Boris Johnson scheduled his first one-to-one talks with EU chief Jean-Claude Juncker yesterday amid growing optimism on both sides of the Channel about a Brexit deal.
The announcement of the meeting came amid claims that the DUP is shifting its red lines over the Irish border backstop.
The Prime Minister said he was now ‘cautiously optimistic’ about striking an agreement with Brussels before the October 31 deadline.
He will have a ‘working lunch’ with Mr Juncker and the EU’s chief negotiator, Michel Barnier, in Luxembourg on Monday.
Boris Johnson scheduled his first one-to-one talks with EU chief Jean-Claude Juncker yesterday amid growing optimism on both sides of the Channel about a Brexit deal
Speaking in Rotherham yesterday, Mr Johnson said: ‘We are working incredibly hard to get a deal. There is the rough shape of the deal to be done. As some of you may have seen, I myself have been to talk to various other EU leaders, particularly in Germany, in France and in Ireland, where we made a good deal of progress.’
Of the Luxembourg meeting, Mr Johnson said: ‘We will talk about the ideas that we’ve been working on and we will see where we get. I would say I’m cautiously optimistic.’
Ireland’s man in Brussels, Phil Hogan, who will become the EU’s lead negotiator on a post-Brexit trade deal, also struck an upbeat tone. He said: ‘Recent events in London give us cause for some optimism.’
The DUP is reportedly softening its opposition to Northern Ireland having to abide by some EU rules after Brexit in order to resolve the backstop issue.
It was claimed it had privately dropped its objections to regulatory checks in the Irish Sea on ‘agri-goods’ that would carve out Ulster from the rest of the UK.
It is thought the alleged climbdown is partly due to the suggestion of Northern Ireland having a say over how or when such arrangements are implemented.
Johnson will have a ‘working lunch’ with Mr Juncker (right) and the EU’s chief negotiator, Michel Barnier, in Luxembourg on Monday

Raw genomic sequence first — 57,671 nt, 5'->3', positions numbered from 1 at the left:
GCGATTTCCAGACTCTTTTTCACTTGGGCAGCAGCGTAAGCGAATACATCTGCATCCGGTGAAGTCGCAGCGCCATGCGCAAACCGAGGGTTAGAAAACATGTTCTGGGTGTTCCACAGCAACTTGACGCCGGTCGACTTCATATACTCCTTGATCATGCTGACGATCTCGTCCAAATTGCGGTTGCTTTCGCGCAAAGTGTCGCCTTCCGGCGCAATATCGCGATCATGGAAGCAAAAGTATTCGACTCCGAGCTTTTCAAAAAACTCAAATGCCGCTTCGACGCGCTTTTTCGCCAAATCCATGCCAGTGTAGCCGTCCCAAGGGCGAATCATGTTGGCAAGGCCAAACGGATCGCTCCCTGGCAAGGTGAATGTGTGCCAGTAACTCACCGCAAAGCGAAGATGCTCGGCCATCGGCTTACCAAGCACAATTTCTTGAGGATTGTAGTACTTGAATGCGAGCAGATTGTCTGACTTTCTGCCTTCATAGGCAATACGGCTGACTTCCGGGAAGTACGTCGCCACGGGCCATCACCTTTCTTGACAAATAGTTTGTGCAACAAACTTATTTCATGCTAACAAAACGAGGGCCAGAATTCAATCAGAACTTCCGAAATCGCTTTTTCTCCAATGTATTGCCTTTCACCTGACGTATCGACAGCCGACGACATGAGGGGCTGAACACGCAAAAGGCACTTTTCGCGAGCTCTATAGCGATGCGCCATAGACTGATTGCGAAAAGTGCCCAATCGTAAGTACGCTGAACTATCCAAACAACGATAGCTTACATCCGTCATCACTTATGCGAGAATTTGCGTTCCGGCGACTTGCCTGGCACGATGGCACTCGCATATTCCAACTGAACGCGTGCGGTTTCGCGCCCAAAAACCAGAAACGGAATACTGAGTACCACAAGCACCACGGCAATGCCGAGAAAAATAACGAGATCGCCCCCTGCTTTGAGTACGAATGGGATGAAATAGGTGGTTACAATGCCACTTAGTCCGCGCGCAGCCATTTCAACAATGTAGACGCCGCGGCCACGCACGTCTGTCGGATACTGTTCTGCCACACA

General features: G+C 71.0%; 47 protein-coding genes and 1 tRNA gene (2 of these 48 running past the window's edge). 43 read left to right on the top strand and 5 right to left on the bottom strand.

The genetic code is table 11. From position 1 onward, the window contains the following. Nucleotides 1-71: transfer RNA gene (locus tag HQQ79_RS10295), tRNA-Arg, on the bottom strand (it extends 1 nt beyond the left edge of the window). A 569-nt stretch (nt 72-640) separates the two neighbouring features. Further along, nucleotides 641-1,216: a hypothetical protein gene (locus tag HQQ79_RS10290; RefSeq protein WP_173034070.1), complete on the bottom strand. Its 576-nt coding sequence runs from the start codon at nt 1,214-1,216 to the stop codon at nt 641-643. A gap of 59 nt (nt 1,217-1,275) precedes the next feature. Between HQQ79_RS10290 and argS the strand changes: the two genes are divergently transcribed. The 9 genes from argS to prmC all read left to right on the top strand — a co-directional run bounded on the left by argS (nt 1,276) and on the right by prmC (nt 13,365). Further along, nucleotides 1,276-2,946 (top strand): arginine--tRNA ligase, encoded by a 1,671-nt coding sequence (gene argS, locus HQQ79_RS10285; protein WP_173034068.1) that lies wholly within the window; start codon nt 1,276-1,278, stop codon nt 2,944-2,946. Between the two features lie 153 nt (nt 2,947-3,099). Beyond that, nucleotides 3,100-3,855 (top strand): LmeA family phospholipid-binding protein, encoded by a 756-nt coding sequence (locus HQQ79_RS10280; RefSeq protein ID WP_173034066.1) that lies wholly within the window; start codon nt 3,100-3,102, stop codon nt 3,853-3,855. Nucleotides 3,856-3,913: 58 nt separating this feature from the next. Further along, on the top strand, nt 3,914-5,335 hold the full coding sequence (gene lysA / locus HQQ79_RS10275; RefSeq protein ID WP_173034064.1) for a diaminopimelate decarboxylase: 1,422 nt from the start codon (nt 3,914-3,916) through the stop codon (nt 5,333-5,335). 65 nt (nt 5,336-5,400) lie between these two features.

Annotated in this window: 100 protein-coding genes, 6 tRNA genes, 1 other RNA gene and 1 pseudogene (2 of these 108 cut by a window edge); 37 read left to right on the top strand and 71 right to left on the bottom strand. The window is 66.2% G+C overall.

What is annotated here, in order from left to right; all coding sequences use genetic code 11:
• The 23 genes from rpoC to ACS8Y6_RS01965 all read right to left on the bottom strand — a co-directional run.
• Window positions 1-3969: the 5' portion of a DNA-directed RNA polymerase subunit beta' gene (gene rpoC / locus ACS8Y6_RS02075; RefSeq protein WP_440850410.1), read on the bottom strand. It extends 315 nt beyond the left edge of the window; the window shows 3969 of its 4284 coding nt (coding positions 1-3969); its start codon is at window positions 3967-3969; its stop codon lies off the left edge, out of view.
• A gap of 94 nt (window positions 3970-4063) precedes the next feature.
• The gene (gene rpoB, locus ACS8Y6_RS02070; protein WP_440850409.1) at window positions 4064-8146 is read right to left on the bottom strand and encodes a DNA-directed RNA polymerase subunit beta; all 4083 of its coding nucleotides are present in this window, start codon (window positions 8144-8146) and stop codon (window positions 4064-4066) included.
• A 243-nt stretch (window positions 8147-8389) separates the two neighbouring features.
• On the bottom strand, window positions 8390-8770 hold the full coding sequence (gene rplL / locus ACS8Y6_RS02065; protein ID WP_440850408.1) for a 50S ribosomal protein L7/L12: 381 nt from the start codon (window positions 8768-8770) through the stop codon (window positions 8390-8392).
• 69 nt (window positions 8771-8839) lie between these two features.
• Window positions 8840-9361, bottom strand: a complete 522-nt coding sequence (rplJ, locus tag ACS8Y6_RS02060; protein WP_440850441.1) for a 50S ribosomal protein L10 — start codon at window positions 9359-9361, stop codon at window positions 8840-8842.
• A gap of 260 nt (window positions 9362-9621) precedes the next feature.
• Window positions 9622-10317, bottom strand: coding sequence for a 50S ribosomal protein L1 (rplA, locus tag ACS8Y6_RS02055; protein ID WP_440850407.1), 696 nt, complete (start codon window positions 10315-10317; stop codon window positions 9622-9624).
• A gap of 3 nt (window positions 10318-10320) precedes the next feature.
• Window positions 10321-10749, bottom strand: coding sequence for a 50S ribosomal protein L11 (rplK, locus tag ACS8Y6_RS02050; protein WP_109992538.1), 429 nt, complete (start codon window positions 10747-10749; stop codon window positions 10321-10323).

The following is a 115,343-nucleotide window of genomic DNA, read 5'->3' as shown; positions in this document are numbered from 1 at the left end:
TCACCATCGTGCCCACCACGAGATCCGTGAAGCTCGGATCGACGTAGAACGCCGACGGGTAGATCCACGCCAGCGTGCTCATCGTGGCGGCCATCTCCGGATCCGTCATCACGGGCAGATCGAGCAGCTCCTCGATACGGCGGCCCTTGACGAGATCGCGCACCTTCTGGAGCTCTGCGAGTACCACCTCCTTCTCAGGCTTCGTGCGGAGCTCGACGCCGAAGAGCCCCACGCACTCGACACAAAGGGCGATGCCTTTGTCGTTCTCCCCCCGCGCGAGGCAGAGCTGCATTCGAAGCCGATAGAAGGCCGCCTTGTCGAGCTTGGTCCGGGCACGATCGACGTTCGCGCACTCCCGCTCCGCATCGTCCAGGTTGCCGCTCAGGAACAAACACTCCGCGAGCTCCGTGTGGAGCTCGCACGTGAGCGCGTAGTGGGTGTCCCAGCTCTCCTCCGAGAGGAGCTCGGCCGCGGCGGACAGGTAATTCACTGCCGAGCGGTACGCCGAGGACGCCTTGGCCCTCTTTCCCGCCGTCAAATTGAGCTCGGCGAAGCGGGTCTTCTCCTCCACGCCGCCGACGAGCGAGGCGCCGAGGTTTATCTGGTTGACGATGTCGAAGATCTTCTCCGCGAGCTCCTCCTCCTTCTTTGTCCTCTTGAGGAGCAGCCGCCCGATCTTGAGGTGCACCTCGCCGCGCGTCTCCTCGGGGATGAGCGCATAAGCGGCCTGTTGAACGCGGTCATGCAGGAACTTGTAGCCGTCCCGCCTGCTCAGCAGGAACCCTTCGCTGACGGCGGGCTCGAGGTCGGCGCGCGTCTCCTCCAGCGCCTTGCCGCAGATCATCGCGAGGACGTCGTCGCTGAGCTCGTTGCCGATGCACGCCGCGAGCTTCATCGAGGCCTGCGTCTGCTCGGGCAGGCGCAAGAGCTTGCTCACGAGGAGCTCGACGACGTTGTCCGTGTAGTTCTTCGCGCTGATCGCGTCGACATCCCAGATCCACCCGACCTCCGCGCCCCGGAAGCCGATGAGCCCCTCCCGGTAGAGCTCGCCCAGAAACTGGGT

This was said to be the subject of talks between Mr Johnson’s negotiator, David Frost, and EU officials yesterday.
Sources said the idea would involve Northern Ireland helping to decide whether it wanted to stick with all-Ireland arrangements, staying aligned to EU rules, or if it wanted to become part of the UK’s regulatory regime.
Brussels is said to be taking more seriously the idea of an all-Ireland food zone, first floated by Mr Johnson last week.
Agri-goods make up around 32 per cent of the value of trade crossing the Irish border – and 70 to 80 per cent in terms of volume.
Ireland’s man in Brussels, Phil Hogan, who will become the EU’s lead negotiator on a post-Brexit trade deal, also struck an upbeat tone
EU diplomats were briefed following the talks. One said: ‘It’s the best meeting since the negotiations with Frost started but not yet the beginning of a solution. There was serious engagement for the first time.’
However, Irish premier Leo Varadkar said: ‘I do believe when he [Mr Johnson] says he wants a deal on Brexit that he’s acting in good faith and our teams are in contact and we’re in contact and we’re exploring what is possible.
‘The gap is very wide but we will fight for and work for a deal until the last moment but not at any cost. And at the same time we’re preparing the country for No Deal if we end up in that scenario.’
A UK Government spokesman said: ‘The UK has presented some ideas on an all-island solution. Further discussions between teams will take place next week.’
However, Irish premier Leo Varadkar said: ‘I do believe when he [Mr Johnson] says he wants a deal on Brexit that he’s acting in good faith and our teams are in contact and we’re in contact and we’re exploring what is possible’
Mr Johnson has so far only spoken to Mr Juncker over the telephone. It means Monday’s working lunch will be the Prime Minister’s first face-to-face talks with the EU Commission president and Mr Barnier.
A commission spokesman said last night: ‘The reason the lunch is taking place in Luxembourg is that the president has to get to Strasbourg for plenary week [in the European Parliament]. Mr Johnson agreed to come to Luxembourg to facilitate this happening.’
Despite Mr Johnson saying he was nearer a deal, a German radio station last night reported Mr Juncker as saying he was not optimistic about finding alternative arrangements for solving the Irish border.
Deutschlandfunk reported a preview of an interview, scheduled to be played tomorrow, in which Mr Juncker hopes for alternative proposals, but warns that ‘time is getting short’.
Asked about No Deal he says: ‘Anyone who loves his country, and I assume that there are still patriots in Britain, would not want to wish his country such a fate.’